When Philadelphia’s offices, museums, and shops all shuttered in March 2020, at the start of the COVID-19 pandemic, the city’s Indego bike-share service saw its total ridership plummet. Downtown commuters began working from home, and tourists stayed away. But one group — low-income passholders — began riding the light-blue bicycles like never before. After the public transit operator limited bus and subway service in parts of the city, Indego was often the only available form of transportation. Bike stations in low-income neighborhoods were especially busy near parks, as residents sought a socially distant way to exercise or unwind.

“We really heard during the pandemic that people still wanted to ride,” said Waffiyyah Murray, who oversees bike-share equity programs for the city of Philadelphia. “Some cities had to stop their bike-share systems, but we kept Indego running.”

A year later, Indego has 100 percent more reduced-fare Access Pass holders than it did before, according to Kristin Gavin-Wisniewski, Indego’s general manager. Regular passes are up by nearly 60 percent as riders return to using the service, especially for recreation. The bike-share service this year is building more docking stations in low-income neighborhoods and adding hundreds of electric “pedal-assist” bikes, which feature a motor that kicks in when a rider pedals, making riding easier. The efforts are part of Indego’s broader plans to double the size of its system by 2025.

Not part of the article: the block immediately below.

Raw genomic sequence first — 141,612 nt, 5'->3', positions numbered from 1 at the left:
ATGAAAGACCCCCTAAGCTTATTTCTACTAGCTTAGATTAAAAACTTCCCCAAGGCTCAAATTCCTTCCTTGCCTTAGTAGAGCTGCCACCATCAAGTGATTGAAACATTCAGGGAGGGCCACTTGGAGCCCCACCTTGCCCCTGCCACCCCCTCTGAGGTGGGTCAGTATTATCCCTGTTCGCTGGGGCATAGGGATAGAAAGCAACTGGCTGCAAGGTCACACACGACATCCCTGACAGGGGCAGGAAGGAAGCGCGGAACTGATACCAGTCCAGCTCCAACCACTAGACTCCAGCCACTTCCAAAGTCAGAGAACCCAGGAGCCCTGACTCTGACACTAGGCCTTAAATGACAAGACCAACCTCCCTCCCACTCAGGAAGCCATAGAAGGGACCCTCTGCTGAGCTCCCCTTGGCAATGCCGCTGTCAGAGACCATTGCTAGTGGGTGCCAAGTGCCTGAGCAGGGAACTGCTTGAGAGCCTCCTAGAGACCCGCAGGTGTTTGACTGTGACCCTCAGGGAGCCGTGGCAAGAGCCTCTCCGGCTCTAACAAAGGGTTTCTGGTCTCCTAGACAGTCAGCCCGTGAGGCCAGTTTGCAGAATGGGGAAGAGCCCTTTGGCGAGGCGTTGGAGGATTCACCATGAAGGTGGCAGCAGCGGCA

Philadelphia is leading the charge among U.S. cities working to make bike-sharing more equitable and accessible. In Detroit, where more than a quarter of households don’t have access to a personal vehicle, the nonprofit MoGo is offering free passes to connect bus riders to bike-share stations. Chicago’s Divvy service is now expanding into predominantly Black neighborhoods, closing a longstanding gap in the eight-year-old system. Milwaukee’s Bublr Bikes is rolling out more adaptive bicycles, including recumbent bikes and tricycles, to accommodate users who can’t ride a traditional two-wheeler.

Bike-share advocates say the pandemic has illustrated the necessary role these systems play in helping people get to grocery stores, workplaces, libraries, or parks — all without burning fossil fuels and producing tailpipe pollution. Yet the past year has also revived thorny questions about how bike-sharing should fit into a city’s larger transportation network. Unlike buses or subways, bike-share services typically don’t receive public subsidies to operate; instead, they mainly rely on private-sector investment, philanthropic funding, and a battery of individual grants.

Read the full article about bike-sharing programs by Maria Gallucci at Grist.